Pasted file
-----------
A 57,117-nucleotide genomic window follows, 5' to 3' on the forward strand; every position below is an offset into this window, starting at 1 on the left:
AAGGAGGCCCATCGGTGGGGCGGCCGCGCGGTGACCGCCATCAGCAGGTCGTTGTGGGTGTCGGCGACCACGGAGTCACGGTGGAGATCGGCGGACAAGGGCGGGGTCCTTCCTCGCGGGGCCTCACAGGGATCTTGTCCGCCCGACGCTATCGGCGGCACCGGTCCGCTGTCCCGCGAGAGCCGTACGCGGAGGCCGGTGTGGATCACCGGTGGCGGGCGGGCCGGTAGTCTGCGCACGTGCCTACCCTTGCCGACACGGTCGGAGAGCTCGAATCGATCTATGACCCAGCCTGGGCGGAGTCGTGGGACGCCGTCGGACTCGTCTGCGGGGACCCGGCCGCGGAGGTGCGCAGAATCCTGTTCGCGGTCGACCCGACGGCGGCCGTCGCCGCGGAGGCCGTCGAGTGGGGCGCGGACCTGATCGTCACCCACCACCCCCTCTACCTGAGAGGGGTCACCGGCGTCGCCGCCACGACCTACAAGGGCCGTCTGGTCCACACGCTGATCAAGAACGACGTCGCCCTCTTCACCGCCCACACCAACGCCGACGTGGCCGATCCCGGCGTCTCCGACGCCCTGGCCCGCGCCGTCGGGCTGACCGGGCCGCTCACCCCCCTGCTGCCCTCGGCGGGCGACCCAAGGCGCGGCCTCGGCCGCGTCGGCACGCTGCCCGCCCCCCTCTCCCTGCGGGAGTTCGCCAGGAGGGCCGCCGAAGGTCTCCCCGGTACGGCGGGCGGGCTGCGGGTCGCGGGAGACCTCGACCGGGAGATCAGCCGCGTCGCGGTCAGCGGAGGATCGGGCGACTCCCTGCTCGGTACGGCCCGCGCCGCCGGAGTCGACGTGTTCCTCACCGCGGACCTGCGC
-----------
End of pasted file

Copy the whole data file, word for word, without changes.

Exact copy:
A 57,117-nucleotide genomic window follows, 5' to 3' on the forward strand; every position below is an offset into this window, starting at 1 on the left:
AAGGAGGCCCATCGGTGGGGCGGCCGCGCGGTGACCGCCATCAGCAGGTCGTTGTGGGTGTCGGCGACCACGGAGTCACGGTGGAGATCGGCGGACAAGGGCGGGGTCCTTCCTCGCGGGGCCTCACAGGGATCTTGTCCGCCCGACGCTATCGGCGGCACCGGTCCGCTGTCCCGCGAGAGCCGTACGCGGAGGCCGGTGTGGATCACCGGTGGCGGGCGGGCCGGTAGTCTGCGCACGTGCCTACCCTTGCCGACACGGTCGGAGAGCTCGAATCGATCTATGACCCAGCCTGGGCGGAGTCGTGGGACGCCGTCGGACTCGTCTGCGGGGACCCGGCCGCGGAGGTGCGCAGAATCCTGTTCGCGGTCGACCCGACGGCGGCCGTCGCCGCGGAGGCCGTCGAGTGGGGCGCGGACCTGATCGTCACCCACCACCCCCTCTACCTGAGAGGGGTCACCGGCGTCGCCGCCACGACCTACAAGGGCCGTCTGGTCCACACGCTGATCAAGAACGACGTCGCCCTCTTCACCGCCCACACCAACGCCGACGTGGCCGATCCCGGCGTCTCCGACGCCCTGGCCCGCGCCGTCGGGCTGACCGGGCCGCTCACCCCCCTGCTGCCCTCGGCGGGCGACCCAAGGCGCGGCCTCGGCCGCGTCGGCACGCTGCCCGCCCCCCTCTCCCTGCGGGAGTTCGCCAGGAGGGCCGCCGAAGGTCTCCCCGGTACGGCGGGCGGGCTGCGGGTCGCGGGAGACCTCGACCGGGAGATCAGCCGCGTCGCGGTCAGCGGAGGATCGGGCGACTCCCTGCTCGGTACGGCCCGCGCCGCCGGAGTCGACGTGTTCCTCACCGCGGACCTGCGC